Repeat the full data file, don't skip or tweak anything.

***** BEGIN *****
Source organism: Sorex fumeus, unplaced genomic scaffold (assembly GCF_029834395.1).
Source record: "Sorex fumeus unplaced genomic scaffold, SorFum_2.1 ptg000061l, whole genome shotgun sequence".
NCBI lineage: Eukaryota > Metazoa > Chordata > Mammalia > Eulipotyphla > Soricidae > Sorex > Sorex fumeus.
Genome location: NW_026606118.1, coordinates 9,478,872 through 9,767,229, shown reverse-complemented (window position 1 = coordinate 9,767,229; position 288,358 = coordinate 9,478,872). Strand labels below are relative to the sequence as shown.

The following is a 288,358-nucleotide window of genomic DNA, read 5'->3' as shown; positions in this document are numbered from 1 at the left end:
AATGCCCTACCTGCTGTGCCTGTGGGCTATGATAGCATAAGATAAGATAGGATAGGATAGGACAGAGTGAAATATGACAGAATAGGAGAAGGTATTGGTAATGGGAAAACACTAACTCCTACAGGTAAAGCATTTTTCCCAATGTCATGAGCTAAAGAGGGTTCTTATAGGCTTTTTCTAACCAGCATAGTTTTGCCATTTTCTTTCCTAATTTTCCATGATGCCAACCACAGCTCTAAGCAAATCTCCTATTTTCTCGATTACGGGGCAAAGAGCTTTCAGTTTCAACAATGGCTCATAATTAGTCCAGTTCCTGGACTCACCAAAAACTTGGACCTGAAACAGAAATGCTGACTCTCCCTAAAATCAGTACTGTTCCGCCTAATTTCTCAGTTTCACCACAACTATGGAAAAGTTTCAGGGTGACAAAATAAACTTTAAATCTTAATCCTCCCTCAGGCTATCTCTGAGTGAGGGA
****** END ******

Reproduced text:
Source organism: Sorex fumeus, unplaced genomic scaffold (assembly GCF_029834395.1).
Source record: "Sorex fumeus unplaced genomic scaffold, SorFum_2.1 ptg000061l, whole genome shotgun sequence".
NCBI lineage: Eukaryota > Metazoa > Chordata > Mammalia > Eulipotyphla > Soricidae > Sorex > Sorex fumeus.
Genome location: NW_026606118.1, coordinates 9,478,872 through 9,767,229, shown reverse-complemented (window position 1 = coordinate 9,767,229; position 288,358 = coordinate 9,478,872). Strand labels below are relative to the sequence as shown.

The following is a 288,358-nucleotide window of genomic DNA, read 5'->3' as shown; positions in this document are numbered from 1 at the left end:
AATGCCCTACCTGCTGTGCCTGTGGGCTATGATAGCATAAGATAAGATAGGATAGGATAGGACAGAGTGAAATATGACAGAATAGGAGAAGGTATTGGTAATGGGAAAACACTAACTCCTACAGGTAAAGCATTTTTCCCAATGTCATGAGCTAAAGAGGGTTCTTATAGGCTTTTTCTAACCAGCATAGTTTTGCCATTTTCTTTCCTAATTTTCCATGATGCCAACCACAGCTCTAAGCAAATCTCCTATTTTCTCGATTACGGGGCAAAGAGCTTTCAGTTTCAACAATGGCTCATAATTAGTCCAGTTCCTGGACTCACCAAAAACTTGGACCTGAAACAGAAATGCTGACTCTCCCTAAAATCAGTACTGTTCCGCCTAATTTCTCAGTTTCACCACAACTATGGAAAAGTTTCAGGGTGACAAAATAAACTTTAAATCTTAATCCTCCCTCAGGCTATCTCTGAGTGAGGGA